Uncinate Process

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Description[edit | edit source]

The uncinate process of the vertebrae are associated with the uncovertebral joints, also known as the joint of Luschka, and are a unique feature of the cervical spine [1].

The uncinate processes refer to a hook-shaped process, or bony protuberance, located on the lateral or posterolateral margins of the superior endplates of the cervical vertebral bodies, most commonly found at the levels of C3-C7 [2]. These bony protuberances are positioned on each side of the associated intervertebral discs, lateral and anterior to the intervertebral foramina (IVF) [3].

In the upper cervical spine, the uncinate processes are positioned in a more anterior position in relation to the lower cervical spine, where they are positioned slightly more posterior [2].

Articulations[edit | edit source]

There are a total of four articulations that make up the uncovertebral joints, which are formed between the superolateral margins of the uncinate processes and the inferolateral portion of the vertebral body above [2].

Function[edit | edit source]

Generally speaking, the uncovertebral joints follow the movements of the cervical spine, contributing to both the mobility and stability of the spinal motion segments. Specifically, the uncovervebral joints play a role in the following:

  • Permit cervical flexion and extension.
  • Limit lateral flexion, which plays a role in preserving the integrity of the ipsilateral IVF [1].
  • Maintains the position of the intervertebral disc during axial rotation [1].

Anatomical Variation[edit | edit source]

Uncinate processes are subject to variation and may be absent on the vertebral body of C7. On occasion, they may extend down to the level of T1 and T2 [4].

Clinical Significance[edit | edit source]

The uncovertebral joints are a common site for osteoarthritic changes [1]. These hypertrophic and arthritic changes typically have no specific cause but rather are believed to be related to the dehydration and shrinkage of the intervertebral disc, leading to increased load and contact between the vertebra above and the uncinate process below. Additionally, it had been reported that the chondrocytes ability to regenerate decreases which overtime leads to thinning of the articular cartilage of the joint. This deformation of the articular cartilage is the earliest change in osteoarthritis. This thinning of the articular cartilage results in increased exposure of the subchondral bone, making the bone susceptible to chronic mechanical injuries, commonly resulting in the growth of bone spurs which are also known as osteophytes.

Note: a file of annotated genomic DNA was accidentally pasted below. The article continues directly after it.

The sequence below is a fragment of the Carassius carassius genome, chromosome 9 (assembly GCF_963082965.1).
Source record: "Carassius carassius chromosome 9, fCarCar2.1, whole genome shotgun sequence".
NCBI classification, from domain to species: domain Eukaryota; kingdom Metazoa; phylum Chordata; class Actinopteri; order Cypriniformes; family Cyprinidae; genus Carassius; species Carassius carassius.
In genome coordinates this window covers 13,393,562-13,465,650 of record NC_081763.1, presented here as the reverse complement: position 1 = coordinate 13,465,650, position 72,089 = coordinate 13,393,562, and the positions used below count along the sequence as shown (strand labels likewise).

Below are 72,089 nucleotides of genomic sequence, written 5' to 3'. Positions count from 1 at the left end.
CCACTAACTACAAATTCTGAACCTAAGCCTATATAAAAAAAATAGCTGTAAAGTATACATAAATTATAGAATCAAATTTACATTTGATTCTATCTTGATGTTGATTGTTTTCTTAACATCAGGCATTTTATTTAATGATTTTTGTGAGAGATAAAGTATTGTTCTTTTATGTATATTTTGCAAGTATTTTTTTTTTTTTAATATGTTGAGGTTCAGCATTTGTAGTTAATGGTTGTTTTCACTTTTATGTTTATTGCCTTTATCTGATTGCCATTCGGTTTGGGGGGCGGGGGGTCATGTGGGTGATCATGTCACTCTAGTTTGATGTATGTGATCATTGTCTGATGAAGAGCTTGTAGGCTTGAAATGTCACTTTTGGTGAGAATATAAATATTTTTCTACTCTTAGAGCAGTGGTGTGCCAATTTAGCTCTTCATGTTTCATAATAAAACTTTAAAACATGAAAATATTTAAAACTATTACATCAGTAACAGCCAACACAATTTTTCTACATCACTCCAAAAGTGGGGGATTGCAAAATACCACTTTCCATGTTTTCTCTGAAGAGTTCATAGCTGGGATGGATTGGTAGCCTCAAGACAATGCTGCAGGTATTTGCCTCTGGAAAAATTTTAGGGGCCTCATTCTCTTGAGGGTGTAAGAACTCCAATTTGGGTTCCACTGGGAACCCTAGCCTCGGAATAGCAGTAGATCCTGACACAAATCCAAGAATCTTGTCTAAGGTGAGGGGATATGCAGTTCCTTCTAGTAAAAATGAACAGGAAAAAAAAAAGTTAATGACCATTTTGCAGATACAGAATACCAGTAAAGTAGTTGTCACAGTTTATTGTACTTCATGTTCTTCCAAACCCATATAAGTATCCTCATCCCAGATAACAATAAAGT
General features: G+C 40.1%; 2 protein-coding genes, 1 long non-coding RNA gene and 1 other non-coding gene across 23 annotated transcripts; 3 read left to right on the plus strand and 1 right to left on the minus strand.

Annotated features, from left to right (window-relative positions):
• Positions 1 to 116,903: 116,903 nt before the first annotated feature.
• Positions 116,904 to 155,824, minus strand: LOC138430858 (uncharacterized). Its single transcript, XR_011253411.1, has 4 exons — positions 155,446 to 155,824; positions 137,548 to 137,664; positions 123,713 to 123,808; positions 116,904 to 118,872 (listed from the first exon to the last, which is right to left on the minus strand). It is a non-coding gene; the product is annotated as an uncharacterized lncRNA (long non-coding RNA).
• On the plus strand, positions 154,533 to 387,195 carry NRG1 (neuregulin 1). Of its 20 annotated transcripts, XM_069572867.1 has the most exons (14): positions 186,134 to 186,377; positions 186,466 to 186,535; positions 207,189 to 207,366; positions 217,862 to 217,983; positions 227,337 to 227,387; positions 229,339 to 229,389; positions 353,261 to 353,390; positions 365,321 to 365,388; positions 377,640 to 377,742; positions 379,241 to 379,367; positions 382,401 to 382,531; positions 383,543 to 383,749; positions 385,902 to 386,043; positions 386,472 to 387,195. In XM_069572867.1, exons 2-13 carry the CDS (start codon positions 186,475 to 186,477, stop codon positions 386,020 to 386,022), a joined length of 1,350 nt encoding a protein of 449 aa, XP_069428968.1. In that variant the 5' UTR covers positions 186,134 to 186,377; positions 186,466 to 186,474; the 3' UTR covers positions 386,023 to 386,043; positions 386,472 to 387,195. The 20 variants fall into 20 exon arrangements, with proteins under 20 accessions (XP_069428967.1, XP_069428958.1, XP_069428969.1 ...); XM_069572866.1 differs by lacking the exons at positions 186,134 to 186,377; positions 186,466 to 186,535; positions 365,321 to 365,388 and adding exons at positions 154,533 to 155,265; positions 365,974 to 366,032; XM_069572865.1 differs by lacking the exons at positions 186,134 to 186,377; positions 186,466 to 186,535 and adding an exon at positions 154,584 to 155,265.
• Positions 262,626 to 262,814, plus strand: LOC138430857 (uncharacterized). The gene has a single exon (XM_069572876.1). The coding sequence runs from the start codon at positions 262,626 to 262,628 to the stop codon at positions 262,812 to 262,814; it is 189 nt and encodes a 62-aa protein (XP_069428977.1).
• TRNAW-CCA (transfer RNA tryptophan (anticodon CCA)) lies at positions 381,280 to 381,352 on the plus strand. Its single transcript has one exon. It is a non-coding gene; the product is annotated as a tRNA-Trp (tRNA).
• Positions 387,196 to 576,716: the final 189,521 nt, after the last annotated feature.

These osteoarthritic changes often begin in the fourth decade of life and progress to involve more uncovertebral joints and become more distorted with age [1].

The osteoarthritc changes to these uncovertebral joints preferentially appear in the lower cervical spine secondary to the relatively higher loads and stress experienced at these levels [1].

The growth of these osteophytes from the uncinaete processes project laterally and can therefore impinge on anatomical structures in the area. Some structures that have been reported to be affected include the spinal nerve root, vertebral arter, radicular (medullary( artery, cervical spinal cord, and cervical sympathetic trunk [1].

Intervertebral Foramen Stenosis[edit | edit source]

Uncovertebral osteophytes that emerge from the posterior aspect of the uncinate process may encroach the intervertebral foramen and mechanically irritate/compress the anatomical structures in the area, one of which are the cervical nerve roots[1]. In fact, uncovertebral osteophytes have been reported to be the most common cause of nerve root compression in cases of cervical spondylosis [1].

Narrowing of the IVF may also be caused by other anatomical structures encroaching the area anteriorly or posteriorly.

Structures that may narrow the IVF via posterior encroachment:

  • Zygapophysial joint degeneration,
  • Ligamenta flava and,
  • Periradicular fibrous tissue thickening

Structures that may cause narrow the IVF via anterior encroachment:

  • Protruded discs
  • "Bulging" posterior longitudinal ligament

In some cases, degenerative changes cause a decreased intervertebral disc height, which may cause the IVF size to be narrowed in superior-inferior height as well as in anterior-posterior width [5].

Signs and symptoms of a patient with cervical nerve room compression may include pain and paresthesia and well as neurological deficits including diminished pinprick sensation, diminished reflexes and muscle weakness. Wasting in the neck and upper extremity is rarely reported [1].

Nerve root compression secondary to osteophytes formation of the uncovertebral joints has been reported most commonly at the levels of C4-C6. Intervertebral stenosis is reported less commonly in the upper cervical spine.